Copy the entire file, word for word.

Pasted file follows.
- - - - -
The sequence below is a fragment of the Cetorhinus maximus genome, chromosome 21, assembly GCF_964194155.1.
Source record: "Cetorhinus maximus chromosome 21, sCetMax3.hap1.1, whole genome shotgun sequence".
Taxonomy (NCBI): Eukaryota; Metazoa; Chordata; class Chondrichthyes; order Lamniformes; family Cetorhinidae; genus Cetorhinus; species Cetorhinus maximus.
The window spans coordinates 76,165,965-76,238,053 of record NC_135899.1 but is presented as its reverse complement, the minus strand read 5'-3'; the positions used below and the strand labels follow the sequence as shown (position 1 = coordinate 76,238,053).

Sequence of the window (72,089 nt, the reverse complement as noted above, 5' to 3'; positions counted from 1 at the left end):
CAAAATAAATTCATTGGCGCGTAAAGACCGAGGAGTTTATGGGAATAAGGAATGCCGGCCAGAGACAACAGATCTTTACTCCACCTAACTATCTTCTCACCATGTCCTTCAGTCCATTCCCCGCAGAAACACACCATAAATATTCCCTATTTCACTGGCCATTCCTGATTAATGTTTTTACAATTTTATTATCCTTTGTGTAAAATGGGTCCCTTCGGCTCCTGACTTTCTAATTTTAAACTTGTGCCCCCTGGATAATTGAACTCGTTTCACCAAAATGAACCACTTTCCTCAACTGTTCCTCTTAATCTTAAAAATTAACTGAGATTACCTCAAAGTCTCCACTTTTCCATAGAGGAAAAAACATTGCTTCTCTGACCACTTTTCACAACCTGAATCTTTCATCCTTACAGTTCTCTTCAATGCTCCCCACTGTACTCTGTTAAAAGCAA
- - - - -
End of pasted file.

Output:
The sequence below is a fragment of the Cetorhinus maximus genome, chromosome 21, assembly GCF_964194155.1.
Source record: "Cetorhinus maximus chromosome 21, sCetMax3.hap1.1, whole genome shotgun sequence".
Taxonomy (NCBI): Eukaryota; Metazoa; Chordata; class Chondrichthyes; order Lamniformes; family Cetorhinidae; genus Cetorhinus; species Cetorhinus maximus.
The window spans coordinates 76,165,965-76,238,053 of record NC_135899.1 but is presented as its reverse complement, the minus strand read 5'-3'; the positions used below and the strand labels follow the sequence as shown (position 1 = coordinate 76,238,053).

Sequence of the window (72,089 nt, the reverse complement as noted above, 5' to 3'; positions counted from 1 at the left end):
CAAAATAAATTCATTGGCGCGTAAAGACCGAGGAGTTTATGGGAATAAGGAATGCCGGCCAGAGACAACAGATCTTTACTCCACCTAACTATCTTCTCACCATGTCCTTCAGTCCATTCCCCGCAGAAACACACCATAAATATTCCCTATTTCACTGGCCATTCCTGATTAATGTTTTTACAATTTTATTATCCTTTGTGTAAAATGGGTCCCTTCGGCTCCTGACTTTCTAATTTTAAACTTGTGCCCCCTGGATAATTGAACTCGTTTCACCAAAATGAACCACTTTCCTCAACTGTTCCTCTTAATCTTAAAAATTAACTGAGATTACCTCAAAGTCTCCACTTTTCCATAGAGGAAAAAACATTGCTTCTCTGACCACTTTTCACAACCTGAATCTTTCATCCTTACAGTTCTCTTCAATGCTCCCCACTGTACTCTGTTAAAAGCAA